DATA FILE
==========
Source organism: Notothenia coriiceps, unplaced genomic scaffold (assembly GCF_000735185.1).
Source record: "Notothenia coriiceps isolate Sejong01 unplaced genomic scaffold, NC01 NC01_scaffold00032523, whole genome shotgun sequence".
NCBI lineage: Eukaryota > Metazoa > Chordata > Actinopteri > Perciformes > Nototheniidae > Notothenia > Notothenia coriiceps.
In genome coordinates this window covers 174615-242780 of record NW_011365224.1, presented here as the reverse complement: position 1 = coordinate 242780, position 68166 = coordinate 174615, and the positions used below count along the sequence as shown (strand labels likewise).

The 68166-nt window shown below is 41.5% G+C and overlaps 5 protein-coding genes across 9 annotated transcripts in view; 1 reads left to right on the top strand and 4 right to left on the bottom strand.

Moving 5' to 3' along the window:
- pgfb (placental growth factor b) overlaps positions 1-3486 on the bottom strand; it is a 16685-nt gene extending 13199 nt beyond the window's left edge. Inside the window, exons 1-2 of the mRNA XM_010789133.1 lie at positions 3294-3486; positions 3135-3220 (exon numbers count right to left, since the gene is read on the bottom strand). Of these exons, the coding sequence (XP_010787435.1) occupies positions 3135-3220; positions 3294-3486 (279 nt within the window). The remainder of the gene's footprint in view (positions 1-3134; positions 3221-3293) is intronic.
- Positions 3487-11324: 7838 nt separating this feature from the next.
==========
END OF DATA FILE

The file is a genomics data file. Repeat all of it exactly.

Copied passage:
Source organism: Notothenia coriiceps, unplaced genomic scaffold (assembly GCF_000735185.1).
Source record: "Notothenia coriiceps isolate Sejong01 unplaced genomic scaffold, NC01 NC01_scaffold00032523, whole genome shotgun sequence".
NCBI lineage: Eukaryota > Metazoa > Chordata > Actinopteri > Perciformes > Nototheniidae > Notothenia > Notothenia coriiceps.
In genome coordinates this window covers 174615-242780 of record NW_011365224.1, presented here as the reverse complement: position 1 = coordinate 242780, position 68166 = coordinate 174615, and the positions used below count along the sequence as shown (strand labels likewise).

The 68166-nt window shown below is 41.5% G+C and overlaps 5 protein-coding genes across 9 annotated transcripts in view; 1 reads left to right on the top strand and 4 right to left on the bottom strand.

Moving 5' to 3' along the window:
- pgfb (placental growth factor b) overlaps positions 1-3486 on the bottom strand; it is a 16685-nt gene extending 13199 nt beyond the window's left edge. Inside the window, exons 1-2 of the mRNA XM_010789133.1 lie at positions 3294-3486; positions 3135-3220 (exon numbers count right to left, since the gene is read on the bottom strand). Of these exons, the coding sequence (XP_010787435.1) occupies positions 3135-3220; positions 3294-3486 (279 nt within the window). The remainder of the gene's footprint in view (positions 1-3134; positions 3221-3293) is intronic.
- Positions 3487-11324: 7838 nt separating this feature from the next.